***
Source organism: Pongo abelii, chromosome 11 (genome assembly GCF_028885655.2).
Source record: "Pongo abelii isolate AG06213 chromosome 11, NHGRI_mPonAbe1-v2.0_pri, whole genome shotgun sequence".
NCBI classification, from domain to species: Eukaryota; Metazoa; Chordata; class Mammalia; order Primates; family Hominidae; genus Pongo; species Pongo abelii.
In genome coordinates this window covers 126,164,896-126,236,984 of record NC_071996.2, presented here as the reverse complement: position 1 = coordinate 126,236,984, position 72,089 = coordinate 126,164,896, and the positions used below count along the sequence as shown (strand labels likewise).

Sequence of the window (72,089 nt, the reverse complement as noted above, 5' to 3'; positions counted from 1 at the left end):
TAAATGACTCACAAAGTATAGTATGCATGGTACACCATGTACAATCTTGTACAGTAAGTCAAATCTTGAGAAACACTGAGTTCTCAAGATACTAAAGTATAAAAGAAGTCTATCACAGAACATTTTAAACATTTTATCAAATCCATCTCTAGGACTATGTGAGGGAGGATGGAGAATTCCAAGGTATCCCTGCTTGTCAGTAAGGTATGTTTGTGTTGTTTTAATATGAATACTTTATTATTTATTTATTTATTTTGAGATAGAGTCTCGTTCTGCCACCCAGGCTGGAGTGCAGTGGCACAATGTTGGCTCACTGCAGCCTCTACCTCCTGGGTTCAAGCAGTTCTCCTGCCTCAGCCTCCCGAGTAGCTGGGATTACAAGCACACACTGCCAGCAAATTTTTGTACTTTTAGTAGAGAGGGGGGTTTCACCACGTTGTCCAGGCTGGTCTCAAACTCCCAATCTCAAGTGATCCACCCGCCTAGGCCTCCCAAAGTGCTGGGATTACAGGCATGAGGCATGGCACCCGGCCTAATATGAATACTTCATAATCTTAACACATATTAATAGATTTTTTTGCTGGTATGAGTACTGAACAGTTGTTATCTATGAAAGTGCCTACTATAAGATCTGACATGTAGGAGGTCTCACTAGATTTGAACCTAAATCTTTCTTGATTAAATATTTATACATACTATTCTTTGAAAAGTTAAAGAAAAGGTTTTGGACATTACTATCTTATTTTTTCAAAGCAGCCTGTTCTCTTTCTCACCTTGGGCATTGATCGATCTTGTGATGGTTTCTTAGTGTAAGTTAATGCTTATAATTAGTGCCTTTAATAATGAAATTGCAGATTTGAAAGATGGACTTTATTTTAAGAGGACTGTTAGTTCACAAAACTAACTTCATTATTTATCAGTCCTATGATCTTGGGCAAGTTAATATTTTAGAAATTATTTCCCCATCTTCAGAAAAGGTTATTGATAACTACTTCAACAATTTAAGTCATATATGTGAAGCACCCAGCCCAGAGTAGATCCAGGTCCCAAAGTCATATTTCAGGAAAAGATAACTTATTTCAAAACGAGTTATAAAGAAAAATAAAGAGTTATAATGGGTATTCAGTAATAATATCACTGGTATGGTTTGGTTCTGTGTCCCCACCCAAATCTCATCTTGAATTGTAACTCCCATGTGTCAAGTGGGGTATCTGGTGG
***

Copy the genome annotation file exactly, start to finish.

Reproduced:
Source organism: Pongo abelii, chromosome 11 (genome assembly GCF_028885655.2).
Source record: "Pongo abelii isolate AG06213 chromosome 11, NHGRI_mPonAbe1-v2.0_pri, whole genome shotgun sequence".
NCBI classification, from domain to species: Eukaryota; Metazoa; Chordata; class Mammalia; order Primates; family Hominidae; genus Pongo; species Pongo abelii.
In genome coordinates this window covers 126,164,896-126,236,984 of record NC_071996.2, presented here as the reverse complement: position 1 = coordinate 126,236,984, position 72,089 = coordinate 126,164,896, and the positions used below count along the sequence as shown (strand labels likewise).

Sequence of the window (72,089 nt, the reverse complement as noted above, 5' to 3'; positions counted from 1 at the left end):
TAAATGACTCACAAAGTATAGTATGCATGGTACACCATGTACAATCTTGTACAGTAAGTCAAATCTTGAGAAACACTGAGTTCTCAAGATACTAAAGTATAAAAGAAGTCTATCACAGAACATTTTAAACATTTTATCAAATCCATCTCTAGGACTATGTGAGGGAGGATGGAGAATTCCAAGGTATCCCTGCTTGTCAGTAAGGTATGTTTGTGTTGTTTTAATATGAATACTTTATTATTTATTTATTTATTTTGAGATAGAGTCTCGTTCTGCCACCCAGGCTGGAGTGCAGTGGCACAATGTTGGCTCACTGCAGCCTCTACCTCCTGGGTTCAAGCAGTTCTCCTGCCTCAGCCTCCCGAGTAGCTGGGATTACAAGCACACACTGCCAGCAAATTTTTGTACTTTTAGTAGAGAGGGGGGTTTCACCACGTTGTCCAGGCTGGTCTCAAACTCCCAATCTCAAGTGATCCACCCGCCTAGGCCTCCCAAAGTGCTGGGATTACAGGCATGAGGCATGGCACCCGGCCTAATATGAATACTTCATAATCTTAACACATATTAATAGATTTTTTTGCTGGTATGAGTACTGAACAGTTGTTATCTATGAAAGTGCCTACTATAAGATCTGACATGTAGGAGGTCTCACTAGATTTGAACCTAAATCTTTCTTGATTAAATATTTATACATACTATTCTTTGAAAAGTTAAAGAAAAGGTTTTGGACATTACTATCTTATTTTTTCAAAGCAGCCTGTTCTCTTTCTCACCTTGGGCATTGATCGATCTTGTGATGGTTTCTTAGTGTAAGTTAATGCTTATAATTAGTGCCTTTAATAATGAAATTGCAGATTTGAAAGATGGACTTTATTTTAAGAGGACTGTTAGTTCACAAAACTAACTTCATTATTTATCAGTCCTATGATCTTGGGCAAGTTAATATTTTAGAAATTATTTCCCCATCTTCAGAAAAGGTTATTGATAACTACTTCAACAATTTAAGTCATATATGTGAAGCACCCAGCCCAGAGTAGATCCAGGTCCCAAAGTCATATTTCAGGAAAAGATAACTTATTTCAAAACGAGTTATAAAGAAAAATAAAGAGTTATAATGGGTATTCAGTAATAATATCACTGGTATGGTTTGGTTCTGTGTCCCCACCCAAATCTCATCTTGAATTGTAACTCCCATGTGTCAAGTGGGGTATCTGGTGG